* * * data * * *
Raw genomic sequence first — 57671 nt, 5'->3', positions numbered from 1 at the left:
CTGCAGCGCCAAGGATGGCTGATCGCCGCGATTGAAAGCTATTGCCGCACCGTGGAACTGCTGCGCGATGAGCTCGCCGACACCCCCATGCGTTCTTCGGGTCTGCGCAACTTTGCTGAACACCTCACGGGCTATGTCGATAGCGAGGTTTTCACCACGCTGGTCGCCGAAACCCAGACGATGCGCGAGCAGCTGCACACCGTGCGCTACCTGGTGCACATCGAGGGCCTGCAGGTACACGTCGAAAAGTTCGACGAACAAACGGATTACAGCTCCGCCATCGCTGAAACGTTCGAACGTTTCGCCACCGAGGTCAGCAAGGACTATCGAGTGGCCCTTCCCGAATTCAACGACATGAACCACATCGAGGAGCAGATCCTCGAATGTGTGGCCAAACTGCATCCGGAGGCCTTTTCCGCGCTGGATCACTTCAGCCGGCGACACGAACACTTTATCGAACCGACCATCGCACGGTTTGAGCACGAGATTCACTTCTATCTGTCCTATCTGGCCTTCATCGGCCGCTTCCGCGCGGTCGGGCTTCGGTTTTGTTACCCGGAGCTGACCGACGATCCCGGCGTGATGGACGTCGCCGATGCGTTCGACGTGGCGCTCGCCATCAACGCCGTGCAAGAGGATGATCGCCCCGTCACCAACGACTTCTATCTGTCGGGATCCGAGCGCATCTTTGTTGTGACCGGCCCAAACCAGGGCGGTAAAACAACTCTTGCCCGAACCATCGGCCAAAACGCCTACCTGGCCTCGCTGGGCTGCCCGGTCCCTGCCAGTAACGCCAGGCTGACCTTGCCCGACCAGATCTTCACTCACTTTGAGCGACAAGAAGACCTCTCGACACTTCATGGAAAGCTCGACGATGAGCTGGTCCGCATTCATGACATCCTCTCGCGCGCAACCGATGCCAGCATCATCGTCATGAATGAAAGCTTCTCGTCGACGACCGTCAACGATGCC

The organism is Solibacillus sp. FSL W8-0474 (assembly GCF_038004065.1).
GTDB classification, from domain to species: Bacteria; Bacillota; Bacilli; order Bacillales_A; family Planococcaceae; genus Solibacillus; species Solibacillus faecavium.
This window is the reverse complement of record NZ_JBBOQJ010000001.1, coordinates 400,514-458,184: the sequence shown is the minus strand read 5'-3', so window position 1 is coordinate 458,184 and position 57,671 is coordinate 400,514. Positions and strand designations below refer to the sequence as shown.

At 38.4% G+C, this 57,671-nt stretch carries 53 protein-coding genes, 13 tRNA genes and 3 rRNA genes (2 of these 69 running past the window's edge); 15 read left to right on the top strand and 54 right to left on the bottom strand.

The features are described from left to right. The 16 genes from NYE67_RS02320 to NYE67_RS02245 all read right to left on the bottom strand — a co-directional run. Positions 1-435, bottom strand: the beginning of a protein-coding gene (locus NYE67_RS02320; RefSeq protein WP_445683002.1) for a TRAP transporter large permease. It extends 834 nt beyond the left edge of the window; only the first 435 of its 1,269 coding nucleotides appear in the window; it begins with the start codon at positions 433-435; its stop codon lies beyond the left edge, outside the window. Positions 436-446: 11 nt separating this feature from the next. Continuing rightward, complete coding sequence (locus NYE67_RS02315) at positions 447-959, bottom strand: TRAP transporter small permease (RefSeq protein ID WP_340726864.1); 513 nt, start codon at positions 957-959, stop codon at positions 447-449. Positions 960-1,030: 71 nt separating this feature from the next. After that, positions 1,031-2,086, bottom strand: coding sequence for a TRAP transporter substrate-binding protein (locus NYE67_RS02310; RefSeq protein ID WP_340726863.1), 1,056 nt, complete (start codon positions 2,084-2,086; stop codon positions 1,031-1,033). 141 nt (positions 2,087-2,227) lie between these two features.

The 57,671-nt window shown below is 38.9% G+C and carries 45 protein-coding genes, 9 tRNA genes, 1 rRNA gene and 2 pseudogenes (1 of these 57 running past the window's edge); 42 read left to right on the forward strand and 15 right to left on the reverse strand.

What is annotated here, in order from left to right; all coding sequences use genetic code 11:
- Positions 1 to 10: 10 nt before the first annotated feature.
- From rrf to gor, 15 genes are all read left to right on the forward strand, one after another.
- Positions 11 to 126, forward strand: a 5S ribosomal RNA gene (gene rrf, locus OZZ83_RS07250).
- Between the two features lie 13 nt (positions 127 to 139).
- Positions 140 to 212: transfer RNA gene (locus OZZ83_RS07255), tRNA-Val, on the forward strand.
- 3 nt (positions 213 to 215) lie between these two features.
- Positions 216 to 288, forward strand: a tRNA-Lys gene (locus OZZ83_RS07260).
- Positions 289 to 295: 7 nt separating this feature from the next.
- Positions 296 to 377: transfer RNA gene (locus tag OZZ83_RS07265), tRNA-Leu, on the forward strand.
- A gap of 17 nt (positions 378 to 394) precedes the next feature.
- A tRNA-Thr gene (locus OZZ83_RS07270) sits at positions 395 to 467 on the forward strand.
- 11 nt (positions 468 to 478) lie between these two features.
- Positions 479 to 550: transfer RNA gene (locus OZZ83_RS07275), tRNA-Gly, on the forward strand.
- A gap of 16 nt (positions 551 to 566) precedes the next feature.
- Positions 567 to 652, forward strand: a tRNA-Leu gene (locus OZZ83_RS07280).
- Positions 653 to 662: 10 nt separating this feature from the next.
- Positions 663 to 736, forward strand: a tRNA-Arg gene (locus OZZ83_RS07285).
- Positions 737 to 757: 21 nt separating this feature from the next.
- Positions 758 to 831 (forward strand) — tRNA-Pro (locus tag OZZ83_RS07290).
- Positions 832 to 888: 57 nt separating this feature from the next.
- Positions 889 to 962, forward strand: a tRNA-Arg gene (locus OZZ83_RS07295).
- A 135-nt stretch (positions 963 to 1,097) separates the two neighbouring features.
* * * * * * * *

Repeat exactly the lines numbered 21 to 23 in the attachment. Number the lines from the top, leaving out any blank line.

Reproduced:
- 11 nt (positions 468 to 478) lie between these two features.
- Positions 479 to 550: transfer RNA gene (locus OZZ83_RS07275), tRNA-Gly, on the forward strand.
- A gap of 16 nt (positions 551 to 566) precedes the next feature.